http://www.biosecurity.govt.nz/pests-diseases/animals/varroa/paper/varroa-treatment-options.htm
http://www.bees-and-beekeeping.com/varroa-mite.html
Consuming DE will not treat heartburn. Like sand, it is not absorbed and it will quickly pass out your rear end. Inhale or breathe it enough and it will irritate your lungs, no matter what type of DE it is.
http://www.sciencelab.com/msds.php?msdsId=9923703
DE does NOT kill nematode eggs. DE cannot penetrate the hardened shell of nematode eggs, nematode eggs can survive in harsh environments for many years.
Tums (antacid) is calcium carbonate. That's what you use for heartburn, not DE.
As far as a 0.2 micron particle damaging the intestine; you might be right about that, since the DE would be wet and is excreted very quickly out of the body...poultry or human.
 

saltandpepper2

Songster
6 Years
Dec 4, 2013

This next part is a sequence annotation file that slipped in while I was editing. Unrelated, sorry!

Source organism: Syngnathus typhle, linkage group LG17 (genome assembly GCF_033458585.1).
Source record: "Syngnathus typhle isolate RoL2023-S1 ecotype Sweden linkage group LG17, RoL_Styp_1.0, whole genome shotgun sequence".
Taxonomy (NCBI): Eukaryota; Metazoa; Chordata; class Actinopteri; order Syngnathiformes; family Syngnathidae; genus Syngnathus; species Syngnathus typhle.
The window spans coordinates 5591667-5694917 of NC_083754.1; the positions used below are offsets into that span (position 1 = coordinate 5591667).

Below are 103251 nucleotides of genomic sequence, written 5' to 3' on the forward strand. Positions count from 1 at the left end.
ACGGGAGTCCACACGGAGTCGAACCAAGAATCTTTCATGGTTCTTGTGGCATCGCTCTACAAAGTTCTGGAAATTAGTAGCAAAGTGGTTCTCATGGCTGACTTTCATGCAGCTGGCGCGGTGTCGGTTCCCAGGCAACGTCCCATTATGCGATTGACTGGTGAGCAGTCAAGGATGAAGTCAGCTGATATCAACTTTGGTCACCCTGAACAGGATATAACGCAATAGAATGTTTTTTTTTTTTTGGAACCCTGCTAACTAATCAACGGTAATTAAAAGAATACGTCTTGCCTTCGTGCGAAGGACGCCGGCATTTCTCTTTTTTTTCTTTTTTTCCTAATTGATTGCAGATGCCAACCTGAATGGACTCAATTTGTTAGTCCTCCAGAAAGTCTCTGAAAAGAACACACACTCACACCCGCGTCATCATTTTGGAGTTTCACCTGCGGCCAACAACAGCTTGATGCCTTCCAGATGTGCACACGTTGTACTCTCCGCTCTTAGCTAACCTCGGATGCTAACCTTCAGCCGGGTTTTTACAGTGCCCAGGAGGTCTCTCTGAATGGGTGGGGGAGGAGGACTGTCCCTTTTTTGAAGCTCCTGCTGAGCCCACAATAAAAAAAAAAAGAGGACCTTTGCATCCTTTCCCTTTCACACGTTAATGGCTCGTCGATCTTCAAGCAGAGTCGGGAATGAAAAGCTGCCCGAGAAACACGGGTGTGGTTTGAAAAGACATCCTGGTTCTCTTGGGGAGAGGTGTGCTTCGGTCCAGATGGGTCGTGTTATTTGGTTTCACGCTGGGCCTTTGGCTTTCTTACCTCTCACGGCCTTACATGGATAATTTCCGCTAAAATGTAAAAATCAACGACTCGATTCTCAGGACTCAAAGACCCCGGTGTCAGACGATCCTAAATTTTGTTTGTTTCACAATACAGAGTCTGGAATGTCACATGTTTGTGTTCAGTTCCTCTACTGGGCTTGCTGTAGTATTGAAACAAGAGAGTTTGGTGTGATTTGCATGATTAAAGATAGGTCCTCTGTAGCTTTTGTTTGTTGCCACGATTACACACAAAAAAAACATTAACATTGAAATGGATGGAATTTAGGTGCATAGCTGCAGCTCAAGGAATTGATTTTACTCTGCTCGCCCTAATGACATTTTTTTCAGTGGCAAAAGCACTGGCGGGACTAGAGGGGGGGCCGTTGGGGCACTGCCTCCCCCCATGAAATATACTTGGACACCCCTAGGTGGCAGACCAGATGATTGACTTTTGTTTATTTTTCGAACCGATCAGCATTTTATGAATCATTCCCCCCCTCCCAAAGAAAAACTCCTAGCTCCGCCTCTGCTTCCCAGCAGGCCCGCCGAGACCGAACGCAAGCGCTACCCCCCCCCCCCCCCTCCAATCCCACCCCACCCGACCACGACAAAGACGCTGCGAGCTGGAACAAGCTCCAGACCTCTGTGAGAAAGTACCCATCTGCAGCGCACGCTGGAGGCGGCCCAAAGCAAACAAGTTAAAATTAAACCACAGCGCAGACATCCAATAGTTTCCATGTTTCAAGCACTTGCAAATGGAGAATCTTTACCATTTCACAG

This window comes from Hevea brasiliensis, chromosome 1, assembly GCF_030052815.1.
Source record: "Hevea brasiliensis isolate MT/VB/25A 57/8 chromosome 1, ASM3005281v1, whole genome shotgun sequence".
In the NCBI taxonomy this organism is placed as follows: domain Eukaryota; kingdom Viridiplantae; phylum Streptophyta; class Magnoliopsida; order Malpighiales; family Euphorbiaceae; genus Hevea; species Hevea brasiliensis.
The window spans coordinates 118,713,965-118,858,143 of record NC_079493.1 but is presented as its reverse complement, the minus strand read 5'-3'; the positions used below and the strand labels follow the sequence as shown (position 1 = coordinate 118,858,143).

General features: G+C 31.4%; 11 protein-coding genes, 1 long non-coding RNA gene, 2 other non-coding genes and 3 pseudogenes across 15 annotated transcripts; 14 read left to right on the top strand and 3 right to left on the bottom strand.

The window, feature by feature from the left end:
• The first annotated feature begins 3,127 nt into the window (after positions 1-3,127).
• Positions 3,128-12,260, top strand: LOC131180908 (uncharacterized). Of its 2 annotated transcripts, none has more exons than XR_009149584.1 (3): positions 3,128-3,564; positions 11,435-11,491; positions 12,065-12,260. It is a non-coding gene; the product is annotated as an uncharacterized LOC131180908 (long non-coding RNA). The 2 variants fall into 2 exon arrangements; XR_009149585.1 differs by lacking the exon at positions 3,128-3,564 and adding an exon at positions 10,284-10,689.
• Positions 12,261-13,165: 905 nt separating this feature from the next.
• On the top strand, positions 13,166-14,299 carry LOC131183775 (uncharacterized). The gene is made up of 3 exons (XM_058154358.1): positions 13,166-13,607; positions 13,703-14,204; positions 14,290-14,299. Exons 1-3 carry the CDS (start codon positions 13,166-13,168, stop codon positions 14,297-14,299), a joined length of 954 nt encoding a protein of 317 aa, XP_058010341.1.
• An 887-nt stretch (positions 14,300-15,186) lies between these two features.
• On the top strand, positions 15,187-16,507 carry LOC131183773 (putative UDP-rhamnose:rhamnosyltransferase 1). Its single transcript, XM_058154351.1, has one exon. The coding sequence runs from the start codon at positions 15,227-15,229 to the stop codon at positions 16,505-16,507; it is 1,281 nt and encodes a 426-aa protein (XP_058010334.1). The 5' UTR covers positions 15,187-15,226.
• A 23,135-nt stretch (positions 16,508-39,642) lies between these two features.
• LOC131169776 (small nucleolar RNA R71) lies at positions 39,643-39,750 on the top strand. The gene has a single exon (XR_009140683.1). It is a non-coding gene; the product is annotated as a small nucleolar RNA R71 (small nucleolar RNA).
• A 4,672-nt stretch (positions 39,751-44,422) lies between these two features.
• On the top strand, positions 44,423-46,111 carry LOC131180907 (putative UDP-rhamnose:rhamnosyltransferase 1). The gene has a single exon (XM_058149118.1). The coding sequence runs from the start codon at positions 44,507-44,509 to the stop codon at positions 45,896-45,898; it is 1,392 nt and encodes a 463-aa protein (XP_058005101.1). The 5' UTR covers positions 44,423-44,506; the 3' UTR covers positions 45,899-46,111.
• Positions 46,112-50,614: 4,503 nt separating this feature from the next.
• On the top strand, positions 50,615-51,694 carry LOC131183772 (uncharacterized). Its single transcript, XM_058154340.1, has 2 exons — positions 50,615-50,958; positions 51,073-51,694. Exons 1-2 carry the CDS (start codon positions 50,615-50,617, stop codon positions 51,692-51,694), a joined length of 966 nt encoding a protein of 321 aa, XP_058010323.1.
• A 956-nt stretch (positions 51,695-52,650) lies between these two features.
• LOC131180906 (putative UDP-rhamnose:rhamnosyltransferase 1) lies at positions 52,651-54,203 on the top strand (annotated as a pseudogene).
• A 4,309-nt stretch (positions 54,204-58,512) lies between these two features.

1,119
134
161
Somewhere over the hill
My Coop
My Coop
But, about the bees, DE is HARMLESS with bees, they have a genetic imprint that prevents approach the diatomaceous earth.That is why the beekeepers are very happy with DE an d use it to prevent varroa in hives.
The amorphous DE is no caustic, is basic ph, in the heartburn you can eat DE with water to correct the stomach pH. 
Maybe you are using the cristalline silica, that one is HARMFUL and can cause respiratory problems. 

I use it as bedding, it is drying, because of kill the nematodes eggs. It prevents the odor in henhouse and maintains the chikens dry.

There is a lot of calcium carbonate in DE, have you tried to prevent soft shells feeding the hens whith it??

Do you really thing that a 0,2 micron particle can be SHARP to damage the intestine? 

Thanks a lot.